After the Earthquake by James Courage

After the Earthquake by James Courage

New Zealand has always been a small and not too populated country. A few hundred years ago, the people from Britain began to move there to start a new life and become farmers. Also, the new land was in need of good doctors and teachers. People settled in small towns where each person knew the other. So everyone knows the stories of each other’s family and no one can keep their problems in secret. Children usually do not notice too much. But Walter is different. He is only six years old, but he has already started asking questions. At the end of the week there is a strong earthquake. Walter’s father wakes in the middle of the night from the jolts of the earth. The man looks around, but noticed that the house is in order and nothing in the yard is destroyed. His wife wonders if little Walter woke up in his room.

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After the Earthquake by James Courage

More than a century ago, many people from Britain sailed out to New Zealand, to start new lives as farmers or doctors or teachers. It was not a crowded country, and people on farms and in small towns all knew each other. They knew each other’s family history, how much money they had, who loved whom, who hated whom…

After the Earthquake by James Courage

Children, of course, must not know too much, about what adults do and think and feel. But Walter, who is only six, notices things and likes to ask questions…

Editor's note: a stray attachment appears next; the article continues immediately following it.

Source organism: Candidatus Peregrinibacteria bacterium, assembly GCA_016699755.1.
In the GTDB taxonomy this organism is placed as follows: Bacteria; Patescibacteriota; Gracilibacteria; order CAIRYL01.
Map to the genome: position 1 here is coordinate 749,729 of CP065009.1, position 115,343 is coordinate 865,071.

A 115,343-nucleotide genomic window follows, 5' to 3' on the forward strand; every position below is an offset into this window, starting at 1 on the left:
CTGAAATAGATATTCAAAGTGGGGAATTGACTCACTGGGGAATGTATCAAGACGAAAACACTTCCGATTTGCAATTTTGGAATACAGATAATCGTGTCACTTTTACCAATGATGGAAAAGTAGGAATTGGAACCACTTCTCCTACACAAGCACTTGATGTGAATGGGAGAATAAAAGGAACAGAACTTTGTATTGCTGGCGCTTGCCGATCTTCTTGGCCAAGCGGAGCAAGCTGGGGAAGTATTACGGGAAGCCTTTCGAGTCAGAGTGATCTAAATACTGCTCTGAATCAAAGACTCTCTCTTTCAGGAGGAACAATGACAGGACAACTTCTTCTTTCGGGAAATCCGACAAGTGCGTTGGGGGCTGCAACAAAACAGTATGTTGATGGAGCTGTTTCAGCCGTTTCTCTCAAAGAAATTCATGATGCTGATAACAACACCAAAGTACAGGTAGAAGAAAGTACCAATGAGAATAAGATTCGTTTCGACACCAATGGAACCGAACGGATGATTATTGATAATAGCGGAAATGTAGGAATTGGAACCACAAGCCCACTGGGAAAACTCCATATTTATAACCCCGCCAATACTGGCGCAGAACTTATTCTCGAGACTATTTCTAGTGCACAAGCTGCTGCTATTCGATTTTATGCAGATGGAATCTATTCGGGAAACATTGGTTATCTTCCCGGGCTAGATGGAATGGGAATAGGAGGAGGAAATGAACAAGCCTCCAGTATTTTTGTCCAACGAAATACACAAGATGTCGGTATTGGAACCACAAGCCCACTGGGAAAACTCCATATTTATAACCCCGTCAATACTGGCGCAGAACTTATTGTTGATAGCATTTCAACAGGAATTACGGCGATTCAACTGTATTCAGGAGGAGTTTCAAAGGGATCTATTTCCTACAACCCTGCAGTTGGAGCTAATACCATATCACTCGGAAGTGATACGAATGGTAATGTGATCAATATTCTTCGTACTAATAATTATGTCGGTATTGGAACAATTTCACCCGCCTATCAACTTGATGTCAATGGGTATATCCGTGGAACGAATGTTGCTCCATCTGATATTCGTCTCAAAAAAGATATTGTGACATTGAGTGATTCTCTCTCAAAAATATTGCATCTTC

The earthquake happened late on a Saturday right in summer and shook the coast, the farms, and the towns for twenty miles, from the sea to the mountains. At the Blakiston home, everybody had gone to bed and was asleep, but the shake woke Mr Blakiston immediately. When it was over, he sat up in bed, lit his candle, and looked about him at the walls and ceiling. He could not see any damage, although the quake had been strong and had shaken the house from side to side for a moment or two.

‘Are you all right?’ Mr Blakiston asked his wife, who was now awake beside him.

‘Yes, dear, but do go and see if Walter is awake. He may be frightened.’ She had been frightened herself, waking from a dream of ships on the sea.

Her husband rested on one elbow, staring at the candle and listening for sounds from his son’s room. Walter was six and had his own room near the top of the stairs.

‘He must be all right,’ said Mr Blakiston, hearing no sound in the house. He blew out the candle and lay back beside his wife. ‘Still, that was a bad little quake. Yes, a damn bad little quake.’ Soon he was asleep again….

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